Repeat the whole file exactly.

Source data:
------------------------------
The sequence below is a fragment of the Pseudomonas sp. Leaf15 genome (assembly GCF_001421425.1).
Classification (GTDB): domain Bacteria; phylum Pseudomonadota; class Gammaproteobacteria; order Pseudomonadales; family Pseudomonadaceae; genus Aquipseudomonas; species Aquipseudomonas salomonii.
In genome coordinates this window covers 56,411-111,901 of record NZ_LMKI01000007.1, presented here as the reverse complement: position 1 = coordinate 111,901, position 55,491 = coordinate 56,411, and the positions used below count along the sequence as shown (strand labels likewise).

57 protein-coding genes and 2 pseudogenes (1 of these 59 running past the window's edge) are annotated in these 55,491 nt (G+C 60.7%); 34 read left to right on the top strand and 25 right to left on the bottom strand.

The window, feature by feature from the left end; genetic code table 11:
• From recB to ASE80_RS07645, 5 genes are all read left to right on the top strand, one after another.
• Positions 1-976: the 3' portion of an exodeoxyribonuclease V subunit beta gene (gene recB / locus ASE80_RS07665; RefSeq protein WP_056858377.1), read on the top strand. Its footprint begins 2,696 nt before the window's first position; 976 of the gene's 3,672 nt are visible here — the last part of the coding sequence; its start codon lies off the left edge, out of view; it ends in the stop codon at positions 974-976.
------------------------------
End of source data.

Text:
The sequence below is a fragment of the Pseudomonas sp. Leaf15 genome (assembly GCF_001421425.1).
Classification (GTDB): domain Bacteria; phylum Pseudomonadota; class Gammaproteobacteria; order Pseudomonadales; family Pseudomonadaceae; genus Aquipseudomonas; species Aquipseudomonas salomonii.
In genome coordinates this window covers 56,411-111,901 of record NZ_LMKI01000007.1, presented here as the reverse complement: position 1 = coordinate 111,901, position 55,491 = coordinate 56,411, and the positions used below count along the sequence as shown (strand labels likewise).

57 protein-coding genes and 2 pseudogenes (1 of these 59 running past the window's edge) are annotated in these 55,491 nt (G+C 60.7%); 34 read left to right on the top strand and 25 right to left on the bottom strand.

The window, feature by feature from the left end; genetic code table 11:
• From recB to ASE80_RS07645, 5 genes are all read left to right on the top strand, one after another.
• Positions 1-976: the 3' portion of an exodeoxyribonuclease V subunit beta gene (gene recB / locus ASE80_RS07665; RefSeq protein WP_056858377.1), read on the top strand. Its footprint begins 2,696 nt before the window's first position; 976 of the gene's 3,672 nt are visible here — the last part of the coding sequence; its start codon lies off the left edge, out of view; it ends in the stop codon at positions 974-976.